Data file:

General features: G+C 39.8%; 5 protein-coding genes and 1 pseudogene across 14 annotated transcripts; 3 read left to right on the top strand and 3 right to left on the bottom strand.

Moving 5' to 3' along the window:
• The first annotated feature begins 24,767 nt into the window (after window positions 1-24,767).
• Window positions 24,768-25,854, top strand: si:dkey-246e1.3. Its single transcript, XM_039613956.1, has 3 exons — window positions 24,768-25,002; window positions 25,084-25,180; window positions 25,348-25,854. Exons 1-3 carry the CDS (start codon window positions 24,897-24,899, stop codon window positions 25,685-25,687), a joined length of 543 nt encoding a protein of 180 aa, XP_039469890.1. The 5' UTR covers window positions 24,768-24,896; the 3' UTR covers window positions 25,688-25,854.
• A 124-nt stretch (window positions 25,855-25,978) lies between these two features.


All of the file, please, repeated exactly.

General features: G+C 39.8%; 5 protein-coding genes and 1 pseudogene across 14 annotated transcripts; 3 read left to right on the top strand and 3 right to left on the bottom strand.

Moving 5' to 3' along the window:
• The first annotated feature begins 24,767 nt into the window (after window positions 1-24,767).
• Window positions 24,768-25,854, top strand: si:dkey-246e1.3. Its single transcript, XM_039613956.1, has 3 exons — window positions 24,768-25,002; window positions 25,084-25,180; window positions 25,348-25,854. Exons 1-3 carry the CDS (start codon window positions 24,897-24,899, stop codon window positions 25,685-25,687), a joined length of 543 nt encoding a protein of 180 aa, XP_039469890.1. The 5' UTR covers window positions 24,768-24,896; the 3' UTR covers window positions 25,688-25,854.
• A 124-nt stretch (window positions 25,855-25,978) lies between these two features.